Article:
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How can we justify democracy’s trust in the political judgments of ordinary people? In Knowing Democracy, Michael Räber situates this question between two dominant alternative paradigms of thinking about the reflective qualities of democratic life: on the one hand, recent epistemic theories of democracy, which are based on the assumption that political participation promotes truth, and, on the other hand, theories of political judgment that are indebted to Hannah Arendt’s aesthetic conception of political judgment. By foregrounding the concept of political judgment in democracies, the book shows that a democratic theory of political judgments based on John Dewey’s pragmatism can navigate the shortcomings of both these paradigms. While epistemic theories are overly and narrowly rationalistic and Arendtian theories are overly aesthetic, the neo-Deweyan conception of political judgment proposed in this book suggests a third path that combines the rationalist and the aesthetic elements of political conduct in a way that goes beyond a merely epistemic or a merely aesthetic conception of political judgment in democracy. The justification for democracy’s trust in ordinary people’s political judgments, Räber argues, resides in an egalitarian conception of democratic inquiry that blends the epistemic and the aesthetic aspects of the making of political judgments.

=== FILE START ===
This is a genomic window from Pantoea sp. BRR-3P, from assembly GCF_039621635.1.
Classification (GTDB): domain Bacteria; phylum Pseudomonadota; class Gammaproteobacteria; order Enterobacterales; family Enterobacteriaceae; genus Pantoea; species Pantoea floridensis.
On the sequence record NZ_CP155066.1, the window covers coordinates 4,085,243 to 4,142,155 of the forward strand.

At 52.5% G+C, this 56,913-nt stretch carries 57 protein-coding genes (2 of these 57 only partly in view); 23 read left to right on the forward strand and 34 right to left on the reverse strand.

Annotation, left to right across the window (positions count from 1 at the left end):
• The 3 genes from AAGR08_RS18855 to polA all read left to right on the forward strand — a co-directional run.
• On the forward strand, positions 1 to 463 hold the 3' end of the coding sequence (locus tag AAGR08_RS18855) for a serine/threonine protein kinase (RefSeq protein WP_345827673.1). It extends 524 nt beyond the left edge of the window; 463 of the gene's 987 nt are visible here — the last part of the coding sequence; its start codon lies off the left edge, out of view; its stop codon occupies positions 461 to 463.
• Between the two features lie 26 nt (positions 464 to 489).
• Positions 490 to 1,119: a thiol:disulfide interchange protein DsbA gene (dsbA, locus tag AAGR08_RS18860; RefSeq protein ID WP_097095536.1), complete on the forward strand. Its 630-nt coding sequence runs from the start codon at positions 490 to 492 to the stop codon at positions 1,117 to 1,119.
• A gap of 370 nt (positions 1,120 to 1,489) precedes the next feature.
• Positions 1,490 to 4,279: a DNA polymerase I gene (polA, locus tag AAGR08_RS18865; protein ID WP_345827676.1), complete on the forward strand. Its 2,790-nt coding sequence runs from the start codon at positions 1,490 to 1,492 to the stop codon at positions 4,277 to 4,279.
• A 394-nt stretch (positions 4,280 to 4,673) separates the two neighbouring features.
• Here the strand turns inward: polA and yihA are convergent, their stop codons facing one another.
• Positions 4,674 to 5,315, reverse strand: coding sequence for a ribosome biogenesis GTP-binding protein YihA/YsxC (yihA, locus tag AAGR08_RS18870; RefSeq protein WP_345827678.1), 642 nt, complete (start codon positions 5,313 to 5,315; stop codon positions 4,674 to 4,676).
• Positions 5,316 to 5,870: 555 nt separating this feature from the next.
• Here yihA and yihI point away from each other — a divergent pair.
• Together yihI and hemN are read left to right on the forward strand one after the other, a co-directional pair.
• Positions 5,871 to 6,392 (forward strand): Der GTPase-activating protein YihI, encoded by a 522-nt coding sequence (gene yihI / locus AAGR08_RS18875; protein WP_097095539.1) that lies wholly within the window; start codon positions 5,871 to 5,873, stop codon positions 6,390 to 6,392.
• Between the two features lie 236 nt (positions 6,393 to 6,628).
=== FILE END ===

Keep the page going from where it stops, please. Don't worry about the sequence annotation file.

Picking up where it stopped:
By offering a rigorous scholarly analysis of the epistemic and aesthetic foundations of democracy from a pragmatist perspective, Knowing Democracy contributes to the current debates in political epistemology and aesthetics and politics, both of which ask about the appropriate reflective and experiential circumstances of democratic politics. The book brings together for the first time debates on epistemic democracy, aesthetic judgment and those on pragmatist social epistemology, and establishes an original pragmatist conception of epistemic democracy.